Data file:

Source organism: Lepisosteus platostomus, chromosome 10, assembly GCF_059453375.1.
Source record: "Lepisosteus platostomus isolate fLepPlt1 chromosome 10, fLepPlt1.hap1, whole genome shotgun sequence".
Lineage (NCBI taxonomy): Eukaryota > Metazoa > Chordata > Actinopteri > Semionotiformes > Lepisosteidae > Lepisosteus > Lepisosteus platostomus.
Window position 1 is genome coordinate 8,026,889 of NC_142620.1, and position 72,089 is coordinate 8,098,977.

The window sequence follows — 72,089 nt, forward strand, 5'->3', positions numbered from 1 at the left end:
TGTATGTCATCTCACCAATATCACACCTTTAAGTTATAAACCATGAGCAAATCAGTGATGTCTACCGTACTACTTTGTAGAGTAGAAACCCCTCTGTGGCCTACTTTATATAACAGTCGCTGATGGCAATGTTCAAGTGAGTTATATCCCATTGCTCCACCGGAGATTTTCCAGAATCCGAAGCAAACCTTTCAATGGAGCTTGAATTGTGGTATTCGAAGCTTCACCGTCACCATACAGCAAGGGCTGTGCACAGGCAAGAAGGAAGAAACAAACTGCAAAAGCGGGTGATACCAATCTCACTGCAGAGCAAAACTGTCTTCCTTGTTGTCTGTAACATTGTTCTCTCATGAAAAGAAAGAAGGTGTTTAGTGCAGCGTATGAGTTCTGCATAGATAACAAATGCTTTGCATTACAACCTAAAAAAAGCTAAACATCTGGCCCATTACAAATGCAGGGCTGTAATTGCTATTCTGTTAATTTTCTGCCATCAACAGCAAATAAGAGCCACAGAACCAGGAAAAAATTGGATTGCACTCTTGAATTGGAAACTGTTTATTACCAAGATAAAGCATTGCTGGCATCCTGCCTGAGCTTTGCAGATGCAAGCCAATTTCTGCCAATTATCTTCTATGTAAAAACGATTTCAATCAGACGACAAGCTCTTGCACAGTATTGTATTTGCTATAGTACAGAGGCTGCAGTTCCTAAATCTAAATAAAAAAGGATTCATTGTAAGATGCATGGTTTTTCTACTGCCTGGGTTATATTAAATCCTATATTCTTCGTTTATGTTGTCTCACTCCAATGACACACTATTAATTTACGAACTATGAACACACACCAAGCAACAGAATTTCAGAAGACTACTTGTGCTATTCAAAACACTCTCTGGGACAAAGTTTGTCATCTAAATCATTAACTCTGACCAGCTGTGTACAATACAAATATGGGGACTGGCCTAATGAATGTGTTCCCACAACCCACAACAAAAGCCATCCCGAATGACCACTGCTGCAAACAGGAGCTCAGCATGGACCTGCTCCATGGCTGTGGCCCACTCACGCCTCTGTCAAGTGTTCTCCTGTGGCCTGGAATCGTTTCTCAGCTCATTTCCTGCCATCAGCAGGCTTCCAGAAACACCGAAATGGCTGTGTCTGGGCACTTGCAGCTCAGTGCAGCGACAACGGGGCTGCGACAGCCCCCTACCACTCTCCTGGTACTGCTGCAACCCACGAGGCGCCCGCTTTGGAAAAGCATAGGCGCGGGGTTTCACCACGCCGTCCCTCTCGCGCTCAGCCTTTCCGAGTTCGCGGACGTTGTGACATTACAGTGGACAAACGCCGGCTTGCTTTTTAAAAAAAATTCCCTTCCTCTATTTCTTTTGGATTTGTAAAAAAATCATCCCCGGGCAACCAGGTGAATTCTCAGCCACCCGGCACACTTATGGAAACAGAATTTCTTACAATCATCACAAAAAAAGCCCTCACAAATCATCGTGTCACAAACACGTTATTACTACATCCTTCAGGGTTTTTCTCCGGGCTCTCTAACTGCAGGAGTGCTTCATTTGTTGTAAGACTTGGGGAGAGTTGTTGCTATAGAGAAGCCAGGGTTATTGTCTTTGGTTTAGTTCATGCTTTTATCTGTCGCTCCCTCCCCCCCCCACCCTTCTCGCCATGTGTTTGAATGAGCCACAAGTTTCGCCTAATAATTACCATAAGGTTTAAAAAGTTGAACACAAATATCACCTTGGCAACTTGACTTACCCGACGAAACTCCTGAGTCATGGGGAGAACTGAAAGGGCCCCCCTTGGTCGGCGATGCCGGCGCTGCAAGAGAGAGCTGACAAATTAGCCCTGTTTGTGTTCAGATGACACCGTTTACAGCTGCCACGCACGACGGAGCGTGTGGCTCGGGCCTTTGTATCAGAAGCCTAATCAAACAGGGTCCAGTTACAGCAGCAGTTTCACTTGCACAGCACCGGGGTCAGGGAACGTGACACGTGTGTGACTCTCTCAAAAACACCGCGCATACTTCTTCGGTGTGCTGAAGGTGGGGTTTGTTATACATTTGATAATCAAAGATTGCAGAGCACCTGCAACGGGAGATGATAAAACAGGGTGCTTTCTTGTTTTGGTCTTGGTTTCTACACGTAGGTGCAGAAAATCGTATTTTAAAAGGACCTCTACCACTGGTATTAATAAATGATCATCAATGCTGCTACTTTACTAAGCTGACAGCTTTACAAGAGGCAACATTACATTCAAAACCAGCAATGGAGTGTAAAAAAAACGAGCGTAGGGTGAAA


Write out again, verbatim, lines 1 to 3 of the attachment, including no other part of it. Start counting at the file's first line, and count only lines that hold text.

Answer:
Source organism: Lepisosteus platostomus, chromosome 10, assembly GCF_059453375.1.
Source record: "Lepisosteus platostomus isolate fLepPlt1 chromosome 10, fLepPlt1.hap1, whole genome shotgun sequence".
Lineage (NCBI taxonomy): Eukaryota > Metazoa > Chordata > Actinopteri > Semionotiformes > Lepisosteidae > Lepisosteus > Lepisosteus platostomus.